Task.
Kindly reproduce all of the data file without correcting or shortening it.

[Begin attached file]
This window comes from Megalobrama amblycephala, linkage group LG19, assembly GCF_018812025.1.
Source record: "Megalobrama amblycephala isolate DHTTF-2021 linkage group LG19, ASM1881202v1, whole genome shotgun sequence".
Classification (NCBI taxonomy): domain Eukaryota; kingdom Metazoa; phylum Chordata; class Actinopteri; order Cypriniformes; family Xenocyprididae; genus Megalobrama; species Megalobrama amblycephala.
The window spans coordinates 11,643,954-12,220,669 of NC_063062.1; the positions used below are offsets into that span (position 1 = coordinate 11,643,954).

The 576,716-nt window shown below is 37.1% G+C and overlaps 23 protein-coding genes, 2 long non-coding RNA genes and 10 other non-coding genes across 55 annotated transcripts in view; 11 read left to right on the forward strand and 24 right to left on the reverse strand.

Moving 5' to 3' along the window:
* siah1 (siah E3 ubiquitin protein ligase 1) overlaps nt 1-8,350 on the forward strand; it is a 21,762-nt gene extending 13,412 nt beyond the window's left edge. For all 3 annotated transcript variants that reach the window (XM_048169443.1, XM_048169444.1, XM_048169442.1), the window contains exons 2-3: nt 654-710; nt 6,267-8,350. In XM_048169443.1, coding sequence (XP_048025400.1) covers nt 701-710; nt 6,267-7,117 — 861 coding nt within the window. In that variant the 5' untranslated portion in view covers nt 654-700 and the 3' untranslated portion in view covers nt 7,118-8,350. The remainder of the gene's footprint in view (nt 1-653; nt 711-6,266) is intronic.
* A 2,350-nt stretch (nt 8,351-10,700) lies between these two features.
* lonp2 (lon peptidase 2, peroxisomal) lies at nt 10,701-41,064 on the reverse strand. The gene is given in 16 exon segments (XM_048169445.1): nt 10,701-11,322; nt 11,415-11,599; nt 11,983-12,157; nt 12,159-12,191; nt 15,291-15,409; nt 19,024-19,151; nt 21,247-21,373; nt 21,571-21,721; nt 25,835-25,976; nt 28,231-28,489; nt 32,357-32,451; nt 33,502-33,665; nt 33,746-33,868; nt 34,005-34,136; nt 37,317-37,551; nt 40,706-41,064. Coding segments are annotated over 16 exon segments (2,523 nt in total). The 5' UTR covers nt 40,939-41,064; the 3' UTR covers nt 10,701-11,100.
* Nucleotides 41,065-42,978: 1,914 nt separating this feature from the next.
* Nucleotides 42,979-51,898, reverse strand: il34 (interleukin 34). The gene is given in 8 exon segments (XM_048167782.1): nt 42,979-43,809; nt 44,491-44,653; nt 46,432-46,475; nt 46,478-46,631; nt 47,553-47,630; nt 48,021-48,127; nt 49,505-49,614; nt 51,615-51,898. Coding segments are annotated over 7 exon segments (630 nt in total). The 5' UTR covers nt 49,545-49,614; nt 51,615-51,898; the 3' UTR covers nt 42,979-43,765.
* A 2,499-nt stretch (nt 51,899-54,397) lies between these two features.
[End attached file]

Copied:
This window comes from Megalobrama amblycephala, linkage group LG19, assembly GCF_018812025.1.
Source record: "Megalobrama amblycephala isolate DHTTF-2021 linkage group LG19, ASM1881202v1, whole genome shotgun sequence".
Classification (NCBI taxonomy): domain Eukaryota; kingdom Metazoa; phylum Chordata; class Actinopteri; order Cypriniformes; family Xenocyprididae; genus Megalobrama; species Megalobrama amblycephala.
The window spans coordinates 11,643,954-12,220,669 of NC_063062.1; the positions used below are offsets into that span (position 1 = coordinate 11,643,954).

The 576,716-nt window shown below is 37.1% G+C and overlaps 23 protein-coding genes, 2 long non-coding RNA genes and 10 other non-coding genes across 55 annotated transcripts in view; 11 read left to right on the forward strand and 24 right to left on the reverse strand.

Moving 5' to 3' along the window:
* siah1 (siah E3 ubiquitin protein ligase 1) overlaps nt 1-8,350 on the forward strand; it is a 21,762-nt gene extending 13,412 nt beyond the window's left edge. For all 3 annotated transcript variants that reach the window (XM_048169443.1, XM_048169444.1, XM_048169442.1), the window contains exons 2-3: nt 654-710; nt 6,267-8,350. In XM_048169443.1, coding sequence (XP_048025400.1) covers nt 701-710; nt 6,267-7,117 — 861 coding nt within the window. In that variant the 5' untranslated portion in view covers nt 654-700 and the 3' untranslated portion in view covers nt 7,118-8,350. The remainder of the gene's footprint in view (nt 1-653; nt 711-6,266) is intronic.
* A 2,350-nt stretch (nt 8,351-10,700) lies between these two features.
* lonp2 (lon peptidase 2, peroxisomal) lies at nt 10,701-41,064 on the reverse strand. The gene is given in 16 exon segments (XM_048169445.1): nt 10,701-11,322; nt 11,415-11,599; nt 11,983-12,157; nt 12,159-12,191; nt 15,291-15,409; nt 19,024-19,151; nt 21,247-21,373; nt 21,571-21,721; nt 25,835-25,976; nt 28,231-28,489; nt 32,357-32,451; nt 33,502-33,665; nt 33,746-33,868; nt 34,005-34,136; nt 37,317-37,551; nt 40,706-41,064. Coding segments are annotated over 16 exon segments (2,523 nt in total). The 5' UTR covers nt 40,939-41,064; the 3' UTR covers nt 10,701-11,100.
* Nucleotides 41,065-42,978: 1,914 nt separating this feature from the next.
* Nucleotides 42,979-51,898, reverse strand: il34 (interleukin 34). The gene is given in 8 exon segments (XM_048167782.1): nt 42,979-43,809; nt 44,491-44,653; nt 46,432-46,475; nt 46,478-46,631; nt 47,553-47,630; nt 48,021-48,127; nt 49,505-49,614; nt 51,615-51,898. Coding segments are annotated over 7 exon segments (630 nt in total). The 5' UTR covers nt 49,545-49,614; nt 51,615-51,898; the 3' UTR covers nt 42,979-43,765.
* A 2,499-nt stretch (nt 51,899-54,397) lies between these two features.